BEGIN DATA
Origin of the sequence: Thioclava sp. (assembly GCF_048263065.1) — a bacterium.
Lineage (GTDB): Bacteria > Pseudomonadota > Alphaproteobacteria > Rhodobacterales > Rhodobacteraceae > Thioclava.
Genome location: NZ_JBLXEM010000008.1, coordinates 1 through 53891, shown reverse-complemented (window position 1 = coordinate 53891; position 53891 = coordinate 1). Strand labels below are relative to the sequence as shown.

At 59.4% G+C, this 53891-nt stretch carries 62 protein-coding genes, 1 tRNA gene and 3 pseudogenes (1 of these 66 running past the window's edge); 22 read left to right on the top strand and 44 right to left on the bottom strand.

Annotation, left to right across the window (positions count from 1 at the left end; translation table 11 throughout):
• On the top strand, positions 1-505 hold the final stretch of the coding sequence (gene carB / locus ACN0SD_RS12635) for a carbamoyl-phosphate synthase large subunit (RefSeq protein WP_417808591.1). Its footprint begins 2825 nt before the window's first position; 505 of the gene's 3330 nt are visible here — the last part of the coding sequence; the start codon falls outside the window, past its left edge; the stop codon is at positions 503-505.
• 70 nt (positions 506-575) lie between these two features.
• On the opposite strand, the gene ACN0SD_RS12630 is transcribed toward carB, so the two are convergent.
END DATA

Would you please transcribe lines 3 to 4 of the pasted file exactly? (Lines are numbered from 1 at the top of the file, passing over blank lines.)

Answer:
Genome location: NZ_JBLXEM010000008.1, coordinates 1 through 53891, shown reverse-complemented (window position 1 = coordinate 53891; position 53891 = coordinate 1). Strand labels below are relative to the sequence as shown.

At 59.4% G+C, this 53891-nt stretch carries 62 protein-coding genes, 1 tRNA gene and 3 pseudogenes (1 of these 66 running past the window's edge); 22 read left to right on the top strand and 44 right to left on the bottom strand.